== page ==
Page 66 - The CFIUS Book
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4.1.2. NISPOM
The NISPOM regulations control situations where a company or its personnel require access to classified information under the company’s contracts. The NISPOM prescribes the requirements and restrictions to prevent unauthorized disclosure of classified information.68 The NISPOM provides baseline standards for the protection of all classified information released by U.S. Government Executive Branch departments and agencies, though specific agencies may implement their own requirements for certain types of information.69 Most U.S. companies and contractors that work on classified contracts are aware of the essential NISPOM procedures for their clearances. However, where a foreign investor is acquiring an interest in a U.S. company, additional NISPOM requirements will apply to the new FOCI.
4.1.3. FOCI
The NISPOM allows foreign investment only to the extent that it is consistent with national security interests of the United States. In supporting those national security interests, the NISPOM prescribes FOCI guidelines for U.S. companies with FCLs in order to facilitate foreign investment by ensuring that foreign firms cannot undermine U.S. security and export controls to gain unauthorized access to critical technology, classified information, and special classes of classified information.70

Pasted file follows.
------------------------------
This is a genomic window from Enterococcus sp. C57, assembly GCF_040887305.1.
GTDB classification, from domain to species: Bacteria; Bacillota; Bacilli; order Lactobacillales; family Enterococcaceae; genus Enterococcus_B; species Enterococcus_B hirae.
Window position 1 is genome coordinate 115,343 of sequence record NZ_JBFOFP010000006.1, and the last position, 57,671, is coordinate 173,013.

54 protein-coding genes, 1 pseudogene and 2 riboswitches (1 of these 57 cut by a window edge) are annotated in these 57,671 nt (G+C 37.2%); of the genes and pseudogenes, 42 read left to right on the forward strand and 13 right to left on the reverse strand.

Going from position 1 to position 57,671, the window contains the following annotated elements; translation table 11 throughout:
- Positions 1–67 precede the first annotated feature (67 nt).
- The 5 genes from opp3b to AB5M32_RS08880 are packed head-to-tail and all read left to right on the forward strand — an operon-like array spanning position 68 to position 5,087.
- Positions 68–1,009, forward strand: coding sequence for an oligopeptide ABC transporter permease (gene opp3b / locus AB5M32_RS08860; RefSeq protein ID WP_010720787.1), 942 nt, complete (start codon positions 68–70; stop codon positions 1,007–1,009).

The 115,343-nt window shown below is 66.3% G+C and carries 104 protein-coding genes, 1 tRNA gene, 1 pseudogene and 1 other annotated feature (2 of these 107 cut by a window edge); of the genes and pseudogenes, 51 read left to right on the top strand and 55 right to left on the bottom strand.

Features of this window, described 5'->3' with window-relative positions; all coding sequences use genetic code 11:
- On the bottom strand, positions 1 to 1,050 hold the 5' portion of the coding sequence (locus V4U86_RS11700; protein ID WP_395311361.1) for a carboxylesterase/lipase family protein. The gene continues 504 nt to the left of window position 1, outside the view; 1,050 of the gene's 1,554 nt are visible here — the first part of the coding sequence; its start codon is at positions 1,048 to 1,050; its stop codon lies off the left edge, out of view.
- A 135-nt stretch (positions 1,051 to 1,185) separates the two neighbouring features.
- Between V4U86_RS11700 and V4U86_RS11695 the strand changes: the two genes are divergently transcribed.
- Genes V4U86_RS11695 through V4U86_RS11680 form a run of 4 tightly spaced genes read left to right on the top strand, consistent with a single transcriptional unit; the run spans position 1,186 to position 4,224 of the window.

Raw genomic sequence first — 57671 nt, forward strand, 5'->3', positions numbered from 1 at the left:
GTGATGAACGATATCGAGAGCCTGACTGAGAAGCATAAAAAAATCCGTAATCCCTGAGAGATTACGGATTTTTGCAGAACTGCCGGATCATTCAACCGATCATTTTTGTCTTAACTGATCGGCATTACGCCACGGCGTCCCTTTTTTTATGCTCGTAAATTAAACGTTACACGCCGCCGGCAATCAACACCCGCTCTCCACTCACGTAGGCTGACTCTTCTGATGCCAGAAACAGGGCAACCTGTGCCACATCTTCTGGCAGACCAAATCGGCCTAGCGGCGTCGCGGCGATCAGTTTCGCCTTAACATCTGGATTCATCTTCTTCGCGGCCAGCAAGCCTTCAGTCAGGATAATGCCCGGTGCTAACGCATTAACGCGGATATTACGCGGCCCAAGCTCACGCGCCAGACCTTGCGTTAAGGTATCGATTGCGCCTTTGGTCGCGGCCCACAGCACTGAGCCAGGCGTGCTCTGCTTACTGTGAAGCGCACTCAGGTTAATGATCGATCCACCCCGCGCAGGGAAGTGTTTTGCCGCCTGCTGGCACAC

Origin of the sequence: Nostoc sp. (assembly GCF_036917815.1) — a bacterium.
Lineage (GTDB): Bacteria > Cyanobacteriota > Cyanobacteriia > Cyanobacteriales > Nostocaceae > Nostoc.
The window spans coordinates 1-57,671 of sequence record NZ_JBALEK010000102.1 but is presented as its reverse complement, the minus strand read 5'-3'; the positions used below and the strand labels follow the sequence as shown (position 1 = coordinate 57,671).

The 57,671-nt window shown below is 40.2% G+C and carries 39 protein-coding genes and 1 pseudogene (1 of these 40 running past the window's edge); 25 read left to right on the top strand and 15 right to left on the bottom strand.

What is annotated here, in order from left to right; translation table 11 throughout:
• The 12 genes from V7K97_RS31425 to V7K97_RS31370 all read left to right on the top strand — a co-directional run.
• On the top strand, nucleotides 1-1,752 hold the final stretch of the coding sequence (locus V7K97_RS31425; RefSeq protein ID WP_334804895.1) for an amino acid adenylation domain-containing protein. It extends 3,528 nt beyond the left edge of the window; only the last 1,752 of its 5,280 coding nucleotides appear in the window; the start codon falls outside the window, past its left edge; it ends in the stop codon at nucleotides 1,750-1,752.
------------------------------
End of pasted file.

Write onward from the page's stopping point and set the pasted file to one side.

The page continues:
The NISPOM states that a company will be considered under FOCI where: l A foreign interest has the power,
l Direct or indirect,
l Whether or not exercised, and whether or not exercisable through the ownership of the U.S. company’s securities, by contractual arrangements or other means,
l To direct or decide matters affecting the management or operations of that company in a manner which may result in unauthorized access to classified information or may adversely affect the performance of classified contracts.71
As a practical matter, this definition will likely be met to some degree each time a foreign interest invests in a cleared U.S. company.
Where a company is under FOCI, it is “ineligible for an FCL unless and until security measures have been put in place to negate or mitigate FOCI.”72 The government may impose any mitigation measures it deems necessary to ensure that “unauthorized access to classified information is effectively precluded and that performance of classified contracts is not adversely affected.”73 However, the extent of mitigation

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